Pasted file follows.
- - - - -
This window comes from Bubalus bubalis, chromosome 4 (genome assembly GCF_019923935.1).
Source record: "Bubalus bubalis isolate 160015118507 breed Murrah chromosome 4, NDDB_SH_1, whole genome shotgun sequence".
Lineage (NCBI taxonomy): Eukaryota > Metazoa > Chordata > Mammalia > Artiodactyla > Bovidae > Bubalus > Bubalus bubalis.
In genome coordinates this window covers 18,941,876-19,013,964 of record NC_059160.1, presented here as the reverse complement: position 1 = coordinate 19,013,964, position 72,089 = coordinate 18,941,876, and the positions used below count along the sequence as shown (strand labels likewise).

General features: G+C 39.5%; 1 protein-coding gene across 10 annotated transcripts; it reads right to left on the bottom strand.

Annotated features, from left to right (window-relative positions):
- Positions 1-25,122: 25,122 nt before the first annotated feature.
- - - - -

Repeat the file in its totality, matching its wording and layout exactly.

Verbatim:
This window comes from Bubalus bubalis, chromosome 4 (genome assembly GCF_019923935.1).
Source record: "Bubalus bubalis isolate 160015118507 breed Murrah chromosome 4, NDDB_SH_1, whole genome shotgun sequence".
Lineage (NCBI taxonomy): Eukaryota > Metazoa > Chordata > Mammalia > Artiodactyla > Bovidae > Bubalus > Bubalus bubalis.
In genome coordinates this window covers 18,941,876-19,013,964 of record NC_059160.1, presented here as the reverse complement: position 1 = coordinate 19,013,964, position 72,089 = coordinate 18,941,876, and the positions used below count along the sequence as shown (strand labels likewise).

General features: G+C 39.5%; 1 protein-coding gene across 10 annotated transcripts; it reads right to left on the bottom strand.

Annotated features, from left to right (window-relative positions):
- Positions 1-25,122: 25,122 nt before the first annotated feature.